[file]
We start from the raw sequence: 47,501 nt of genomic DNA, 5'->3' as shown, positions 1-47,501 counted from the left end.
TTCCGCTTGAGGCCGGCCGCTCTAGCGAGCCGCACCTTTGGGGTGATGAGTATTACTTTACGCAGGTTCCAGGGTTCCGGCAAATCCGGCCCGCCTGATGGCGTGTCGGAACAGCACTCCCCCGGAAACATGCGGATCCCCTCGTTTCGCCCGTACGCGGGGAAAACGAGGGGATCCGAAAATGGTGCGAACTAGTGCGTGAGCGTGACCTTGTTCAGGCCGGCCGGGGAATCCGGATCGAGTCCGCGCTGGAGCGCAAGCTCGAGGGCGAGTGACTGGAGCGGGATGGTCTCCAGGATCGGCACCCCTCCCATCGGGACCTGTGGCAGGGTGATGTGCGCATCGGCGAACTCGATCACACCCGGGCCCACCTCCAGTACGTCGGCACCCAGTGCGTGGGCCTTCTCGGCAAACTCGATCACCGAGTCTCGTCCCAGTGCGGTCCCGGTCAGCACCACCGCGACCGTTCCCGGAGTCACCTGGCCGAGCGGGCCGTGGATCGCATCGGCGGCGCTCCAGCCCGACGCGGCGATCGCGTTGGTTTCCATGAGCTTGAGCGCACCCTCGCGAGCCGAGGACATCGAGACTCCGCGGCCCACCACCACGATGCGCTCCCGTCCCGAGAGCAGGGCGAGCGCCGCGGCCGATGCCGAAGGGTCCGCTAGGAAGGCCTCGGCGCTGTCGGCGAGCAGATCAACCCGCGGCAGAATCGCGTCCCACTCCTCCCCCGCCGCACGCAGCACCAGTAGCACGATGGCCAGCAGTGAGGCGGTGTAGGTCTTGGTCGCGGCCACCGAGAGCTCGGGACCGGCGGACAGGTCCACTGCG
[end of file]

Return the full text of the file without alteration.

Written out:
We start from the raw sequence: 47,501 nt of genomic DNA, 5'->3' as shown, positions 1-47,501 counted from the left end.
TTCCGCTTGAGGCCGGCCGCTCTAGCGAGCCGCACCTTTGGGGTGATGAGTATTACTTTACGCAGGTTCCAGGGTTCCGGCAAATCCGGCCCGCCTGATGGCGTGTCGGAACAGCACTCCCCCGGAAACATGCGGATCCCCTCGTTTCGCCCGTACGCGGGGAAAACGAGGGGATCCGAAAATGGTGCGAACTAGTGCGTGAGCGTGACCTTGTTCAGGCCGGCCGGGGAATCCGGATCGAGTCCGCGCTGGAGCGCAAGCTCGAGGGCGAGTGACTGGAGCGGGATGGTCTCCAGGATCGGCACCCCTCCCATCGGGACCTGTGGCAGGGTGATGTGCGCATCGGCGAACTCGATCACACCCGGGCCCACCTCCAGTACGTCGGCACCCAGTGCGTGGGCCTTCTCGGCAAACTCGATCACCGAGTCTCGTCCCAGTGCGGTCCCGGTCAGCACCACCGCGACCGTTCCCGGAGTCACCTGGCCGAGCGGGCCGTGGATCGCATCGGCGGCGCTCCAGCCCGACGCGGCGATCGCGTTGGTTTCCATGAGCTTGAGCGCACCCTCGCGAGCCGAGGACATCGAGACTCCGCGGCCCACCACCACGATGCGCTCCCGTCCCGAGAGCAGGGCGAGCGCCGCGGCCGATGCCGAAGGGTCCGCTAGGAAGGCCTCGGCGCTGTCGGCGAGCAGATCAACCCGCGGCAGAATCGCGTCCCACTCCTCCCCCGCCGCACGCAGCACCAGTAGCACGATGGCCAGCAGTGAGGCGGTGTAGGTCTTGGTCGCGGCCACCGAGAGCTCGGGACCGGCGGACAGGTCCACTGCG